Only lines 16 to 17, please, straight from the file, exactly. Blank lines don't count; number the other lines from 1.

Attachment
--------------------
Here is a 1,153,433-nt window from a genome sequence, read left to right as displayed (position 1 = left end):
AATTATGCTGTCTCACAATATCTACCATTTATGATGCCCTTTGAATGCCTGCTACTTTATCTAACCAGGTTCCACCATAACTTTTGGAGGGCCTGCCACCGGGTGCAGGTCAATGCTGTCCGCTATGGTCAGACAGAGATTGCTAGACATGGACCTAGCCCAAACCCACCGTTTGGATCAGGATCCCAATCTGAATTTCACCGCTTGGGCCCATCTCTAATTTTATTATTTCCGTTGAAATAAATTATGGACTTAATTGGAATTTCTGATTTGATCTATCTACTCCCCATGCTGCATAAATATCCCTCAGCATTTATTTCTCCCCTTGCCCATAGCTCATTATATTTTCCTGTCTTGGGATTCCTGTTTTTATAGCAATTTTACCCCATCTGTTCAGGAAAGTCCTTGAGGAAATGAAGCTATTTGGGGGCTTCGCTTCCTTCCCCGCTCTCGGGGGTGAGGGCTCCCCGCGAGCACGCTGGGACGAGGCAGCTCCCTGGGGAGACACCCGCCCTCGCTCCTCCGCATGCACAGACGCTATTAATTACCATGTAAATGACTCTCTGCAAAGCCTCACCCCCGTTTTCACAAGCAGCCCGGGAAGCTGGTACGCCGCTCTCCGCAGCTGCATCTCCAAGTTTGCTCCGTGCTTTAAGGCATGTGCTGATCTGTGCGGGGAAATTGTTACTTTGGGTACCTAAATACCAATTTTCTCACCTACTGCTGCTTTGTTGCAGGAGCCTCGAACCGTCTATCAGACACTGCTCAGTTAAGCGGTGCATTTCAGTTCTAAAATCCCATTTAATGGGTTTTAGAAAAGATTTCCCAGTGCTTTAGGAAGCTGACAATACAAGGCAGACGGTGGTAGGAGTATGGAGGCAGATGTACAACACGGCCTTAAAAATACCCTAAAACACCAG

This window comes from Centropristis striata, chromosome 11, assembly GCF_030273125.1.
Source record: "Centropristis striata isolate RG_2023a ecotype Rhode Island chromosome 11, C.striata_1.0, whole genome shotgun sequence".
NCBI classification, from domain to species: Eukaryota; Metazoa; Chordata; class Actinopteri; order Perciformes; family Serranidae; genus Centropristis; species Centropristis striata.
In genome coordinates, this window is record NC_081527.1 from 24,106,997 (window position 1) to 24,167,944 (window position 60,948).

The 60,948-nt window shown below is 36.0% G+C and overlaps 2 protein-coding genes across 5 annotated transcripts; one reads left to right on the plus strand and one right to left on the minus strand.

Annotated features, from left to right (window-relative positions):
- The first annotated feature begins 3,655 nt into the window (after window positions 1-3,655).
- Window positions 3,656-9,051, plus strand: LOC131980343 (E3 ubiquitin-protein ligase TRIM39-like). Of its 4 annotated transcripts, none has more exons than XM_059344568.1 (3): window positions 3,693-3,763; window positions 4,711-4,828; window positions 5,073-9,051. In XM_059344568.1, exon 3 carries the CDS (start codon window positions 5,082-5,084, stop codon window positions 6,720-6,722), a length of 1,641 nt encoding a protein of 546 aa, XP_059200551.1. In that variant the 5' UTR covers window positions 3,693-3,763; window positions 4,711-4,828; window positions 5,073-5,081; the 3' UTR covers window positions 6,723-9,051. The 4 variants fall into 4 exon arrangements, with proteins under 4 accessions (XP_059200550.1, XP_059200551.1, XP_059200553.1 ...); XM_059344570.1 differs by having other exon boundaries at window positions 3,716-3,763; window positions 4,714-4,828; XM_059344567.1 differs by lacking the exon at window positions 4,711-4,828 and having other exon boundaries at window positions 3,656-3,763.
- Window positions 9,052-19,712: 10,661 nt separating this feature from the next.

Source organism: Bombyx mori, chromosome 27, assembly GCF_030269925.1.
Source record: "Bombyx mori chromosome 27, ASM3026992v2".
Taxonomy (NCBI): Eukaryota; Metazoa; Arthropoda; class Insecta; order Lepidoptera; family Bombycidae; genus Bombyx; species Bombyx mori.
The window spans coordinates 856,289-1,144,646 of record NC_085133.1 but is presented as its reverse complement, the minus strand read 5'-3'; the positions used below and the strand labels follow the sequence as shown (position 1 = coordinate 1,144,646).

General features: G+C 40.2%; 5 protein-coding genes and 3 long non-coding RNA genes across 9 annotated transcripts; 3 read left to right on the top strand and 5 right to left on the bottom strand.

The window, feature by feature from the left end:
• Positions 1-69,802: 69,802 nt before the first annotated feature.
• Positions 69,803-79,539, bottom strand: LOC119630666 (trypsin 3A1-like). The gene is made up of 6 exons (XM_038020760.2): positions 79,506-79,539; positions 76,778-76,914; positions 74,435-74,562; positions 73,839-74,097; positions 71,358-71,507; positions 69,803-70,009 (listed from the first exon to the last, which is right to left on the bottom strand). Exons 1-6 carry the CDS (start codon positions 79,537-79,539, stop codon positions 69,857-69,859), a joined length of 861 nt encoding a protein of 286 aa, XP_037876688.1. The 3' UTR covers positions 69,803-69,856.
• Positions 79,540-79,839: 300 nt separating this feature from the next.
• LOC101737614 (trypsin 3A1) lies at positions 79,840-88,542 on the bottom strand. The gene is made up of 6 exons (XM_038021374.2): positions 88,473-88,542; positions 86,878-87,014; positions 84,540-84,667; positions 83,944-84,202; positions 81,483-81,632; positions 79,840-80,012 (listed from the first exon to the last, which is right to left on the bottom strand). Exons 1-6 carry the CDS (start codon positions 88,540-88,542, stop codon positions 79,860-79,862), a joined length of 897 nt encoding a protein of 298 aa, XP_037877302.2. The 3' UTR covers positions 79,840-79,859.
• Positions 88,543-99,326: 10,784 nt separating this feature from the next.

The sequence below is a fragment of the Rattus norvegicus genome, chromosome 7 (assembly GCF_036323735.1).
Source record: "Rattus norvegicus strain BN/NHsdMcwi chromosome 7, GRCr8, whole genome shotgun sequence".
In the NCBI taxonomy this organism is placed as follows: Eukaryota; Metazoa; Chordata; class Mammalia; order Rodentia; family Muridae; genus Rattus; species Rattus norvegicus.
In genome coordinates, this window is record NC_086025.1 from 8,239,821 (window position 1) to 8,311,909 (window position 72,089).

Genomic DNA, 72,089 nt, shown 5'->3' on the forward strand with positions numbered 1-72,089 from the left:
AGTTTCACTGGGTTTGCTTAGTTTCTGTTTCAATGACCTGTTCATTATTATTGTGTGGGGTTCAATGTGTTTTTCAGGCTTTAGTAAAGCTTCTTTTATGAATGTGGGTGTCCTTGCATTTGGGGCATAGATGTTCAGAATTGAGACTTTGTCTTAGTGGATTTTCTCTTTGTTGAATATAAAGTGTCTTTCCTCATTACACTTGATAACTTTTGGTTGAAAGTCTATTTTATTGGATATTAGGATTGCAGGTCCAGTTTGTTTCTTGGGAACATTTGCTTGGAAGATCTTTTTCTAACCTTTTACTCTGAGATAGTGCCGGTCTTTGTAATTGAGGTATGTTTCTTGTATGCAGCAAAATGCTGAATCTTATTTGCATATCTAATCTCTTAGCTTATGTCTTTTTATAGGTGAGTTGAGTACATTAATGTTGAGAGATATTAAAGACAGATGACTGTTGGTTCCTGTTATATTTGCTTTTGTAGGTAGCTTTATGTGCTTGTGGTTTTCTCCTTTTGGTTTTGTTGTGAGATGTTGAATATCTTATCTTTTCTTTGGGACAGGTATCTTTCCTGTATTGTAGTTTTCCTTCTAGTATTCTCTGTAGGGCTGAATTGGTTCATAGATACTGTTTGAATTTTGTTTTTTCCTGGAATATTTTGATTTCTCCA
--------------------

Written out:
General features: G+C 40.2%; 5 protein-coding genes and 3 long non-coding RNA genes across 9 annotated transcripts; 3 read left to right on the top strand and 5 right to left on the bottom strand.

The window, feature by feature from the left end: